Tuesday, 11 November 2014

Financial Fair Play.

Current standings 20.00 GMT November 11th 2014: 

The Safe Method  -0.79 pt. (This includes 1 pt Man Utd. @ 11-2 & 0.1 pt @ 8-1 to win the Premier League as lost money)

The Dangerous Method +7.35 pts (This includes 2 pts Man Utd. @ 11-2 & 0.1 pt @ 8-1 to win the Premier League as lost money.)

There are no mid-week selections this week, so I thought I'd afford myself the luxury of a late post.  There will be those of you out there who will be screaming at your computer, 'Give me a bet you muppet!' Patience is the key.  We can take a loser or two, that's what the bankroll is for.  

My current philosophy is, the money is better left in the pocket if there's nothing worth spending it on.

An adage that a lot of football clubs would do well to follow.  Many don't and that brings me to the topic of tonight's missive, Financial Fair Play in the Football League, most especially the Championship because it seems that's where a lot of the financial madness is occurring, when you look at the old rules.

Here's a table http://www.financialfairplay.co.uk/latest-news/which-championship-clubs-can-expect-to-receive-a-transfer-embargo- showing the good the bad and the ugly, what they owe and what they don't and the fines they might face, by Ed Thompson who produced it it for an article he wrote for wsc.co.uk 

Here's another table from financialfairplay.co.uk/financial-fair-play-explained.php that clarified the existing rules.  

However, the meeting that was held on 6th November has ripped these up and replaced them with some new ones which take effect in 12 months time.  Clubs will then be allowed to lose £39,000,000 over a three year accounting period before any sanctions are taken.  So the small, financially stable clubs have been treated like fools.  Whose to say that in three years time another meeting won't be called by the big spenders in order to move the goalposts once more?


The Championship
The FFP rules in place in the Championship in the 2013/14 season can be best explained through this graphic :
 Note: The newly relegated clubs must comply with the FFP rules in full. During their first December in the Championship, a newly relegated club does not have to submit their accounts for the previous season (i.e. the accounts relating to the season when they were in the Premier League). However QPR, Reading and Wigan will need to submit their accounts for the 2013/14 season to the Football League (and will be hit with a sanction if their 2013/14 accounts show that losses exceeded the permitted thresholds).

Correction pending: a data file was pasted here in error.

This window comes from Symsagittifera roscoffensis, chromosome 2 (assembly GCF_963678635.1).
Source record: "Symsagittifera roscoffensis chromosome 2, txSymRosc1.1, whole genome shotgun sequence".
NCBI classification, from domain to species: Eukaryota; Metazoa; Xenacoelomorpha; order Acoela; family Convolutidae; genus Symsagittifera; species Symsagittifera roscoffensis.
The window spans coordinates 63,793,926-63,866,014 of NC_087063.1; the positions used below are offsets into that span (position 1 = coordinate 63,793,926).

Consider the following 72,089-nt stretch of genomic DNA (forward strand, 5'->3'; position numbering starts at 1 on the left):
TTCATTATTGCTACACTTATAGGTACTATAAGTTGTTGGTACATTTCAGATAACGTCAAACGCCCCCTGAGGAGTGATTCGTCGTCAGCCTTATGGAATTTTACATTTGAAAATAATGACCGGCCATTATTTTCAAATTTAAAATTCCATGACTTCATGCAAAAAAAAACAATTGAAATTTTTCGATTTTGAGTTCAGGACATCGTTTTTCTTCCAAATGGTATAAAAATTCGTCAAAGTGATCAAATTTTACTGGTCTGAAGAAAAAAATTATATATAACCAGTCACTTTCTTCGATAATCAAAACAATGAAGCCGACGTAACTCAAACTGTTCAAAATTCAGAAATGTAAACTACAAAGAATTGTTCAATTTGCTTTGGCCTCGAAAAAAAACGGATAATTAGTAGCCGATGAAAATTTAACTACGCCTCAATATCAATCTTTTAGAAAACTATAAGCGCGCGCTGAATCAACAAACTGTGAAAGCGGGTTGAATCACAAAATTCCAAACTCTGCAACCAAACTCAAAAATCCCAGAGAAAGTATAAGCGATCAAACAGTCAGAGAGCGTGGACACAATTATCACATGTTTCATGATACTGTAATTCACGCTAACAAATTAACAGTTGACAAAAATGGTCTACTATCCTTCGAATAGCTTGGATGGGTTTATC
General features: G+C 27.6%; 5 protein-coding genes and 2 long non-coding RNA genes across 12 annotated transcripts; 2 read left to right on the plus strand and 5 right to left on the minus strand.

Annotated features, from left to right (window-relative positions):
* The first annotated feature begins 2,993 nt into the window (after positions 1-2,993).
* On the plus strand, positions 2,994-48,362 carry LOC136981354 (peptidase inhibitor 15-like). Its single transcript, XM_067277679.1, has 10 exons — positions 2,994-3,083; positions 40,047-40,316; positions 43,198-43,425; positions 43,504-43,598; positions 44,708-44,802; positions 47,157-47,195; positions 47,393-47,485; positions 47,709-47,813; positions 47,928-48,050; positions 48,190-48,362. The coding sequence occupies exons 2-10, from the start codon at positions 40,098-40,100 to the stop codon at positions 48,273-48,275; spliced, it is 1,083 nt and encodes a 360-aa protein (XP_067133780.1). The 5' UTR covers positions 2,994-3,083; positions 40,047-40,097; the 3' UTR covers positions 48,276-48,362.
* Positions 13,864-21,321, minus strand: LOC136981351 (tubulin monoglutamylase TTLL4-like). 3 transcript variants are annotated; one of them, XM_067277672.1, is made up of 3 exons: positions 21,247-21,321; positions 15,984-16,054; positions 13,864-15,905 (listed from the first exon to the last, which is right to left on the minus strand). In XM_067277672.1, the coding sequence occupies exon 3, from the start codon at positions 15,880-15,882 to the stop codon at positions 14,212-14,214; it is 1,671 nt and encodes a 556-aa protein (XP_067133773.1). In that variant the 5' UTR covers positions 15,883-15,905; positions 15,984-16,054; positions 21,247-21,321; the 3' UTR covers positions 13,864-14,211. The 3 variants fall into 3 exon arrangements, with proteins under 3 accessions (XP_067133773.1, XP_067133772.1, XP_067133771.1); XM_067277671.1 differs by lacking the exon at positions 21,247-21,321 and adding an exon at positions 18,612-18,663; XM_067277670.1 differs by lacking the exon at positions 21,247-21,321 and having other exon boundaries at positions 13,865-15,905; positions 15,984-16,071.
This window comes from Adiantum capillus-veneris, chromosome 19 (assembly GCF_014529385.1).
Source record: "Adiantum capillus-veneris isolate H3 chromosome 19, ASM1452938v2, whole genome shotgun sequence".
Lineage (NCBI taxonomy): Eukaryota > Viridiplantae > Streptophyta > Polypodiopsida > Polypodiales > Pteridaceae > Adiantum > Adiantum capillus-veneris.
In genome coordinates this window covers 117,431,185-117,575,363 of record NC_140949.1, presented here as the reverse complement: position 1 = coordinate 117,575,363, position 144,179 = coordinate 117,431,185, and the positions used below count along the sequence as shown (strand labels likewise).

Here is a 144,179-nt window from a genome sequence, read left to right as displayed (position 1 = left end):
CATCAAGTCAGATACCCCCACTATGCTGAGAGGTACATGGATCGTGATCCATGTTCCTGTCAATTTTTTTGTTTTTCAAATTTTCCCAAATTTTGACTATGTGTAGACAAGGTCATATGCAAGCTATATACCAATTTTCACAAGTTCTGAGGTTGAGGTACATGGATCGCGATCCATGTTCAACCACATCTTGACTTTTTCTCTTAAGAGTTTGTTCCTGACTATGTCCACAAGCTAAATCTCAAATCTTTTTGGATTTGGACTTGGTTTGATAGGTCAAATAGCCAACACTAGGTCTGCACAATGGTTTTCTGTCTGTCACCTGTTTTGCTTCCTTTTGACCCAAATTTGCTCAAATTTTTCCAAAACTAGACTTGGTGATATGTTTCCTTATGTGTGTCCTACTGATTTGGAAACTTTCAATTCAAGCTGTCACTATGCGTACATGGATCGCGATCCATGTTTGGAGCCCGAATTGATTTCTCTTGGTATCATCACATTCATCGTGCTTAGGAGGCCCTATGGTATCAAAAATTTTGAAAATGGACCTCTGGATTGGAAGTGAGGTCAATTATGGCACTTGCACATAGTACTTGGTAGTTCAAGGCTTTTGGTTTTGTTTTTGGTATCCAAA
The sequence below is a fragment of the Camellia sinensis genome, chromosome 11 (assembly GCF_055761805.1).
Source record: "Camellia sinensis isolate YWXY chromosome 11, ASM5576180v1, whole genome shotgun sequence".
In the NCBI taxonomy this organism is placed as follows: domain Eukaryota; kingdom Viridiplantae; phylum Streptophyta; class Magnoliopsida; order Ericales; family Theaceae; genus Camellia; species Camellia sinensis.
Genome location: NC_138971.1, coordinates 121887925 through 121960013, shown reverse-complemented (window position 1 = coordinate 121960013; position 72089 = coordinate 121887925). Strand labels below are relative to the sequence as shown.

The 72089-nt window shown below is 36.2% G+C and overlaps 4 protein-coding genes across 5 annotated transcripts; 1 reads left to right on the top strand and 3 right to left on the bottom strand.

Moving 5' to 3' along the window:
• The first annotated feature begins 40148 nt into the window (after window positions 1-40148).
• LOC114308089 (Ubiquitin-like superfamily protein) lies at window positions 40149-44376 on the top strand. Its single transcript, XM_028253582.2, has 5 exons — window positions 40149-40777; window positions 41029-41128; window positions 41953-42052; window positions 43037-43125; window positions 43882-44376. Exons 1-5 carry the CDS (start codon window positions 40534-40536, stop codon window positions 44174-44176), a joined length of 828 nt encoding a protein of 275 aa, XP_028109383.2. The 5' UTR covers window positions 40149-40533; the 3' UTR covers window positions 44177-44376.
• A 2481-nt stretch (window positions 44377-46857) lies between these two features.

Further Reading: Article Ed Thompson produced for the magazine When Saturday Comes:  
wsc0001.pdfwsc0001.pdf
Size : 1546.53 Kb
Type : pdf 
Once you have read the above pdf article and got a good understanding of the concepts of FFP in the Championship/Leagues 1 & 2, you will probably want to go to the Football League web page dedicated to the FFP rules. 
This graphic illustrates the massive punt that QPR took to get into the Premier League.  I am only amazed that Tony Fernandes didn't have a heart attack at the play-off final back in May.
If QPR become, as I expect, an established Premier League side, how is the Football League going to make them to pay the fine that will undoubtedly be owed come December?
They are talking of going deeper in debt with an estimated £6,000,000,0000 development of Old Oak.  So deep in debt that they will find it very difficult to dig themselves out.  It will probably be done by setting up a new company that will lease the ground to the football club.  If you want to know how badly that can turn out, just ask Coventry City, Darlington and Walsall fans.
My sportsman's bet of 20,000,000 in play money says that particular development won't go ahead. 
Good Fortune Viewers!


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